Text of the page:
It took another 45 minutes or so to get to the trailhead, and by that point the kids were literally bouncing off of eachother and the inside of the truck.  The trailhead I had chosen, Graves Mill, is an obscure one;  it had been about 12 years since I was last there, and there was no signage anywhere until the moment you reach the parking area, where a tiny country lane dead-ends at a wall of trees.  I had to stop and consult the atlas a few times to make sure I wasn’t getting us all lost.  As soon as we killed the engine, hordes of children leapt out and began chasing one another up and down the trail.  I was greatly relieved to see we were the only vehicle at the trailhead, and didn’t have to worry about disturbing anyone’s “wilderness experience.”  The trail here follows the headwaters of the Rapidan River, which is more of a big creek than a river this far up.  The water was, as advertised, clear and cold, with lots of little cascades and waist-deep pools; there was a lovely spot with a gravel beach just about 100 yards in where we had a picnic while the kids climbed on the rocks, narrowly avoiding (I hope) extensive patches of poison ivy and stinging nettle.  There was still no sun and the temperature never broke 75 all day, but having come this far, nothing was  going to stop us from splashing and wading in and out of the creek, up and down little waterfalls, over and around mossy boulders.  Altogether, we never made it more than a half-mile from the van, but covering trail distance on a day like this was entirely beside the point.  It was enjoyable hiking with a friend from the western US, pointing out oak, maple, tulip, and beech trees that grow far larger than any deciduous trees in Montana, and always a treat to spend a summer day splashing and swimming, even if it felt more like early May than the end of June .  Toward the end of the afternoon, we even got a few minutes of direct sunlight.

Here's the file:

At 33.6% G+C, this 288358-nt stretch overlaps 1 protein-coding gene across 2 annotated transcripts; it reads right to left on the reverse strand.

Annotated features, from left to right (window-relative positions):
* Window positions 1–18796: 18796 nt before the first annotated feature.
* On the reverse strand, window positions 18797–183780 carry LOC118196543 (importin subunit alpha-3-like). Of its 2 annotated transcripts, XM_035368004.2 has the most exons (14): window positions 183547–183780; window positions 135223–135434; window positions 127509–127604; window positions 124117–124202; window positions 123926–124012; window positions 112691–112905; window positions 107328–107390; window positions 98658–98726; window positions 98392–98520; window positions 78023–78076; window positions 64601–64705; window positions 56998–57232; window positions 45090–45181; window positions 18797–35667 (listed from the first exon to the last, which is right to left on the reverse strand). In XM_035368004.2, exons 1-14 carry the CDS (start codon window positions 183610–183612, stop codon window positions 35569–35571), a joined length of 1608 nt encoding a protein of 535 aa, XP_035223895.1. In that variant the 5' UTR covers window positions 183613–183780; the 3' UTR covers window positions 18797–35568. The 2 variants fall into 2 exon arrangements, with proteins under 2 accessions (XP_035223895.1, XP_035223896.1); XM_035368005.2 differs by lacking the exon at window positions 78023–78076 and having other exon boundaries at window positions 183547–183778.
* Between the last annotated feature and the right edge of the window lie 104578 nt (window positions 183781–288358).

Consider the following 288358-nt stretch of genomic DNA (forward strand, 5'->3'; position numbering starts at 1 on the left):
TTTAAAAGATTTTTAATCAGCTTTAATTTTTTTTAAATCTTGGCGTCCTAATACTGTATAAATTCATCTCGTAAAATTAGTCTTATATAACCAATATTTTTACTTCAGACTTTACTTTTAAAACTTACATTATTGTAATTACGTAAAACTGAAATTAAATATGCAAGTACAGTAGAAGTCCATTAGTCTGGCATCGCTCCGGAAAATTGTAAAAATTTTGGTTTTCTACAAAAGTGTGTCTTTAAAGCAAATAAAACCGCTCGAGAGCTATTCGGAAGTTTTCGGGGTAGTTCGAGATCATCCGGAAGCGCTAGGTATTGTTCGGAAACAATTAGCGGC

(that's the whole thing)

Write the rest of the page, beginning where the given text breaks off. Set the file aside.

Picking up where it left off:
I was, as always, hoping to encounter some fungal treasures, but wasn’t able to see much.  In contrast with the woods at Twin Oaks, which have some underbrush but you can usually see the forest floor, the forests of Shenandoah present a wall of greenery, layers of shrubs, vines, and ground cover.  In many places, it’s hard to see more than 10 feet off of the path.  I think this is even more the case where the trail follows an old road, as is the case with many of the low-elevation creekside trails I’ve been hiking lately.  There could be dozens of mushrooms within 50 feet of the trail, and you could walk right by without seeing anything but wall of green.  Our most interesting find was a pair of brownish yellowish boletes which, when broken open, immediately turned an intense shade of bright blue.

Driving home through late afternoon sunlight, the bright greens of Virginia farm and mountain, the views that were hidden by mist on our way in suddenly so vivid, I felt very pleased and satisfied with the aesthetic qualities of the state I’ve chosen to live in.  It’s more of a pastoral beauty, lacking the dramatic untouched wildernesses of New England or out west.  Still, the countryside just east of Shenandoah park sure is easy on the eyes in the slanted light of a bright summer afternoon after weeks and weeks of rain.  Not a bad day, I just wish I had thought to bring a working camera…